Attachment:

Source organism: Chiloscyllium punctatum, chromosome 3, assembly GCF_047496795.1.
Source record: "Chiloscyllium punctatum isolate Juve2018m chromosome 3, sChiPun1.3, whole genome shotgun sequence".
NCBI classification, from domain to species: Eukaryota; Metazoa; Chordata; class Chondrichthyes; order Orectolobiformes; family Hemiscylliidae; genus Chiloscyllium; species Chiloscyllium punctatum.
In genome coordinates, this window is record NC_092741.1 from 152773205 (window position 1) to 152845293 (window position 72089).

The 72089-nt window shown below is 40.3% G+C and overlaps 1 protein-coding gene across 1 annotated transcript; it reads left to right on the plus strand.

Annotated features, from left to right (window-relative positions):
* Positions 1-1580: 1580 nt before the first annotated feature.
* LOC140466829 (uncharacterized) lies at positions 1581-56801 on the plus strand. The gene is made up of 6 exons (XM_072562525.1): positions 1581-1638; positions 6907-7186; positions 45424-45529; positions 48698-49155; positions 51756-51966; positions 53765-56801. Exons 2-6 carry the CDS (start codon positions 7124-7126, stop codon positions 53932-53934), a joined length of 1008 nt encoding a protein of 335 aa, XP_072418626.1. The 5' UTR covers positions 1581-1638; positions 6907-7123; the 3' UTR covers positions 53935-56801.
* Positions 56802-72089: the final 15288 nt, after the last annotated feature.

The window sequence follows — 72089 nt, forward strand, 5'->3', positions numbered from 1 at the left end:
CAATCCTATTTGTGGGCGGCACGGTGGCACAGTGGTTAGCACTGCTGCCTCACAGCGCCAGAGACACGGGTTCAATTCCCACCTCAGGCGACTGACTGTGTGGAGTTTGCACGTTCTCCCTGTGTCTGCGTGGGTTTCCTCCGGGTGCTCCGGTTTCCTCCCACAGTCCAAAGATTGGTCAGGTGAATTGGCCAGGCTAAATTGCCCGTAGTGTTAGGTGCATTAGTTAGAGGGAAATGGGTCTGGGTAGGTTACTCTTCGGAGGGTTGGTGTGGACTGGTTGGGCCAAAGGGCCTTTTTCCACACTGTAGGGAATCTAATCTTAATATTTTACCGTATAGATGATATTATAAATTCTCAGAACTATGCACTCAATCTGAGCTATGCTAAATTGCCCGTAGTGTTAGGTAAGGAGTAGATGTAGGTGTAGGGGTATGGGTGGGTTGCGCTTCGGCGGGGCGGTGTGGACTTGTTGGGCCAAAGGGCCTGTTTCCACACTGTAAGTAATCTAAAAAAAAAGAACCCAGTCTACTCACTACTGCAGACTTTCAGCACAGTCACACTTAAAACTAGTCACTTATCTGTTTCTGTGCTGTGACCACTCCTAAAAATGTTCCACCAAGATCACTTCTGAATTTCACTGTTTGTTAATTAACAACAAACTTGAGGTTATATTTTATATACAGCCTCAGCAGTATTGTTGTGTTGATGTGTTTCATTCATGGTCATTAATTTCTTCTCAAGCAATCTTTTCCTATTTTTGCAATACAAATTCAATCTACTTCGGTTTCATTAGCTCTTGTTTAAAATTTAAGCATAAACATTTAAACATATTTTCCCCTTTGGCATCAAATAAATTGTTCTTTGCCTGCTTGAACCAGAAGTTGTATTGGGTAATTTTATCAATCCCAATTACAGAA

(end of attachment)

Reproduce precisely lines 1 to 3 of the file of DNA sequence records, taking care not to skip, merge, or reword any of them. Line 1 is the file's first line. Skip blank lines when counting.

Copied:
Source organism: Chiloscyllium punctatum, chromosome 3, assembly GCF_047496795.1.
Source record: "Chiloscyllium punctatum isolate Juve2018m chromosome 3, sChiPun1.3, whole genome shotgun sequence".
NCBI classification, from domain to species: Eukaryota; Metazoa; Chordata; class Chondrichthyes; order Orectolobiformes; family Hemiscylliidae; genus Chiloscyllium; species Chiloscyllium punctatum.